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Saturday, July 9, 2011

The Statue of Liberty and Ellis Island

Of course visiting the Statue of Liberty and Ellis Island were high priorities on all of our "must do in NYC" lists.  After securing the plane tickets and hotel, it was the first thing I researched.

Tip:  Get your tickets online ahead of time.  The lines for tickets were very long.  It was great to bypass all that waiting in the hot sun.

Battery Park was also on my list of places to take the family which works well when catching the ferries to both islands.  We started at Castle Clinton National Monument.  It was built as a fort to keep out the British in the War of 1812.  Over the years it has been an immigration station (before Ellis Island was built), an opera house, and the NYC Aquarium from 1896-1941.

We got on our ferry and took off first for the Statue of Liberty.
The first time I saw the Statue I thought it was bigger than I expected - especially up close.
The boys had the opposite feeling.  They thought it was smaller in person.  Huh.

The ferry pulls into Liberty Island behind the statue to let everyone off.  I liked this view of the rarely-seen back of the statue look at Manhattan.

Detail of the base that the statue sits on.
When the US was raising funds for the base the media had a field day with the complexity of it - that it was more elaborate than the statue itself.  I think it looks great.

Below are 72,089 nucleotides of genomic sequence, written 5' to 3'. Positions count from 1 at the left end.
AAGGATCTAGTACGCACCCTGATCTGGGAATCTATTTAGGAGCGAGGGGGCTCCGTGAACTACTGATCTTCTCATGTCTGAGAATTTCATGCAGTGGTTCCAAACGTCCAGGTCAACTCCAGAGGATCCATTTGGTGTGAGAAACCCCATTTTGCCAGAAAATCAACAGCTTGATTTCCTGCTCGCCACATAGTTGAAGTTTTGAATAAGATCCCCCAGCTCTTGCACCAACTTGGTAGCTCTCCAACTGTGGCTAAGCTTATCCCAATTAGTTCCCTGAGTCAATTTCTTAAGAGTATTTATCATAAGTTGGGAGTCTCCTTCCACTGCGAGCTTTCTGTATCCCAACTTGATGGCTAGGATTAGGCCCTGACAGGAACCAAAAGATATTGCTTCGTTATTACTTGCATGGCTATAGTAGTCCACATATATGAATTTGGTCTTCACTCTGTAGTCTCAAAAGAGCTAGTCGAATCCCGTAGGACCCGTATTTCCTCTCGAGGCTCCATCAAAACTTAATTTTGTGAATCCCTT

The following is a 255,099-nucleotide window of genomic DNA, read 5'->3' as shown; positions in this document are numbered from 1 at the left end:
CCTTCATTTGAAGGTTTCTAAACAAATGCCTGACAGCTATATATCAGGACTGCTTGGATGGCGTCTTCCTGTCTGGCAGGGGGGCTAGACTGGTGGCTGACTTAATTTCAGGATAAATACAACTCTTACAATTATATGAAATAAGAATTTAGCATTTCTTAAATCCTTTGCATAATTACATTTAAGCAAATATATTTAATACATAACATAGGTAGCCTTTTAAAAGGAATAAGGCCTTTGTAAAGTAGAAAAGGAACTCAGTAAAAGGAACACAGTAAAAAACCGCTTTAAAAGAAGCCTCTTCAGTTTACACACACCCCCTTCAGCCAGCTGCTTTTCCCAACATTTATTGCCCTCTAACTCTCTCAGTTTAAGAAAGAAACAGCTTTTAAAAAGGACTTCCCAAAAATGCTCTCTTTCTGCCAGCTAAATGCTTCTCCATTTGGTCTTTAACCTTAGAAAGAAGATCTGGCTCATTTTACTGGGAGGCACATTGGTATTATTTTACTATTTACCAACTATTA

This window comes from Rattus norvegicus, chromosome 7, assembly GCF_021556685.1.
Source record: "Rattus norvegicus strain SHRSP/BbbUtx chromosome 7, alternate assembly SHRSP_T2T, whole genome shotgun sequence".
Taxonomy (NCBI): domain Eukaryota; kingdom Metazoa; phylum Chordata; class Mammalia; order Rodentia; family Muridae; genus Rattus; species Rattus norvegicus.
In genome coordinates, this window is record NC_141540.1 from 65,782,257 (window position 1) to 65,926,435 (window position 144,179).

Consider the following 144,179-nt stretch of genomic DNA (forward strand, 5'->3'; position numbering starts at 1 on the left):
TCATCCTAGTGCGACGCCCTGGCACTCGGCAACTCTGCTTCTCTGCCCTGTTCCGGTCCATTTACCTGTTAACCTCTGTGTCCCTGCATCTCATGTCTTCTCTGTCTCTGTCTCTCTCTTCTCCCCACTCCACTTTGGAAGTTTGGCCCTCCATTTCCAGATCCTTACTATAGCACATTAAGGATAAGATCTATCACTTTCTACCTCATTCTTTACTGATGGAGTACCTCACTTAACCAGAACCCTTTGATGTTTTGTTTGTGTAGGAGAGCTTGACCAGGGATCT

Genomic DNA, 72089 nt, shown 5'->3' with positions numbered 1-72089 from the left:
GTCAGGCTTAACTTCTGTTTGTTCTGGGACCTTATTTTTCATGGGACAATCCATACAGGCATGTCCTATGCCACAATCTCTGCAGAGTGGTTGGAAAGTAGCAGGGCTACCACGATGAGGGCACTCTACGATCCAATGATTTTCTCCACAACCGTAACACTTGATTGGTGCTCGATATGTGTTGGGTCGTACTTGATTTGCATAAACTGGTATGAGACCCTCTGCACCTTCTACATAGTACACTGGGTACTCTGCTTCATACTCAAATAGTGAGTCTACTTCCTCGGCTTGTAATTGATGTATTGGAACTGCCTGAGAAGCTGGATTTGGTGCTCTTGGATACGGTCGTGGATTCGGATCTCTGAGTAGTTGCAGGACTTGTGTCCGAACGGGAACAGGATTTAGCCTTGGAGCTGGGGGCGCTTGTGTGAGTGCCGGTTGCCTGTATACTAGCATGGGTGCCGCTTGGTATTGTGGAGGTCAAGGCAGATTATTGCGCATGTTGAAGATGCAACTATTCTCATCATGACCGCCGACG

The star-shaped foundation

Inside the base is a museum.
Here's Thomas sitting on an actual-size replica of one of Lady Liberty's feet.
Most kids posed here by holding their nose (like the foot is stinky).
My boys have just outgrown that :)

Looking down from the highest platform at the Hudson River

Once we finished on Liberty Island we took a ferry to Ellis Island.
This is the Ellis Island Immigration Museum, formerly known as Immigration Station.
Ellis Island is officially party of New Jersey.

There is a great video about the operations at Ellis Island when it was open as an immigration center from 1892 to 1954. 
I can't imagine how hard the life of an immigrant must have been.

This large main room is largely unchanged.
Years ago long queues and benches were set up for the immigration processes.
They really believed in architectural interest back then, didn't they?
Another gorgeous building.

A great trip!

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